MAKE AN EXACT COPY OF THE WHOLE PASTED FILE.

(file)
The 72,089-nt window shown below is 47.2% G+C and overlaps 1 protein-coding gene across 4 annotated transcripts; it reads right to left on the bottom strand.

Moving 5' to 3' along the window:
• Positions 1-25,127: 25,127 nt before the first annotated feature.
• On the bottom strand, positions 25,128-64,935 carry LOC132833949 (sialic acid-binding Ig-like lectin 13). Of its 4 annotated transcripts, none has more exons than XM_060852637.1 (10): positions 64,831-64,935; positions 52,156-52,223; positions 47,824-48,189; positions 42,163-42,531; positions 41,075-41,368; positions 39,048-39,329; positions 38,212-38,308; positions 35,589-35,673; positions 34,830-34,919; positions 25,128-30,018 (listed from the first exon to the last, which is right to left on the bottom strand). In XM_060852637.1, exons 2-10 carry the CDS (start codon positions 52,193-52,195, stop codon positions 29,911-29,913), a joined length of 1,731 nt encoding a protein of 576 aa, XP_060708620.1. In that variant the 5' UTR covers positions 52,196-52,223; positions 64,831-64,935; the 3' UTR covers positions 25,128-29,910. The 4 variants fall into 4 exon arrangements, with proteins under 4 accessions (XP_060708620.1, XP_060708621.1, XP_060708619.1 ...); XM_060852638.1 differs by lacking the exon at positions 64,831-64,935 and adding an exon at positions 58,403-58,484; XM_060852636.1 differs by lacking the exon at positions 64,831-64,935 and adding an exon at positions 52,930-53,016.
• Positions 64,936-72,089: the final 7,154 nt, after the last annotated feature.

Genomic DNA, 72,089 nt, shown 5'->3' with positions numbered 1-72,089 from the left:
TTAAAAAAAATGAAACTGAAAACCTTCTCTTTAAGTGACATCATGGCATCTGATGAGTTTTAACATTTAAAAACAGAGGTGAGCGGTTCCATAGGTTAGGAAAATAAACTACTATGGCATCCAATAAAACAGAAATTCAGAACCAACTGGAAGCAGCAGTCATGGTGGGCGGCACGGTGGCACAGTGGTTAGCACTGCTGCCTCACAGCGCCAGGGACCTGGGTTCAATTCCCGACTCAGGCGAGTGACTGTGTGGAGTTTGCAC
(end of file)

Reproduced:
The 72,089-nt window shown below is 47.2% G+C and overlaps 1 protein-coding gene across 4 annotated transcripts; it reads right to left on the bottom strand.

Moving 5' to 3' along the window:
• Positions 1-25,127: 25,127 nt before the first annotated feature.
• On the bottom strand, positions 25,128-64,935 carry LOC132833949 (sialic acid-binding Ig-like lectin 13). Of its 4 annotated transcripts, none has more exons than XM_060852637.1 (10): positions 64,831-64,935; positions 52,156-52,223; positions 47,824-48,189; positions 42,163-42,531; positions 41,075-41,368; positions 39,048-39,329; positions 38,212-38,308; positions 35,589-35,673; positions 34,830-34,919; positions 25,128-30,018 (listed from the first exon to the last, which is right to left on the bottom strand). In XM_060852637.1, exons 2-10 carry the CDS (start codon positions 52,193-52,195, stop codon positions 29,911-29,913), a joined length of 1,731 nt encoding a protein of 576 aa, XP_060708620.1. In that variant the 5' UTR covers positions 52,196-52,223; positions 64,831-64,935; the 3' UTR covers positions 25,128-29,910. The 4 variants fall into 4 exon arrangements, with proteins under 4 accessions (XP_060708620.1, XP_060708621.1, XP_060708619.1 ...); XM_060852638.1 differs by lacking the exon at positions 64,831-64,935 and adding an exon at positions 58,403-58,484; XM_060852636.1 differs by lacking the exon at positions 64,831-64,935 and adding an exon at positions 52,930-53,016.
• Positions 64,936-72,089: the final 7,154 nt, after the last annotated feature.

Genomic DNA, 72,089 nt, shown 5'->3' with positions numbered 1-72,089 from the left:
TTAAAAAAAATGAAACTGAAAACCTTCTCTTTAAGTGACATCATGGCATCTGATGAGTTTTAACATTTAAAAACAGAGGTGAGCGGTTCCATAGGTTAGGAAAATAAACTACTATGGCATCCAATAAAACAGAAATTCAGAACCAACTGGAAGCAGCAGTCATGGTGGGCGGCACGGTGGCACAGTGGTTAGCACTGCTGCCTCACAGCGCCAGGGACCTGGGTTCAATTCCCGACTCAGGCGAGTGACTGTGTGGAGTTTGCAC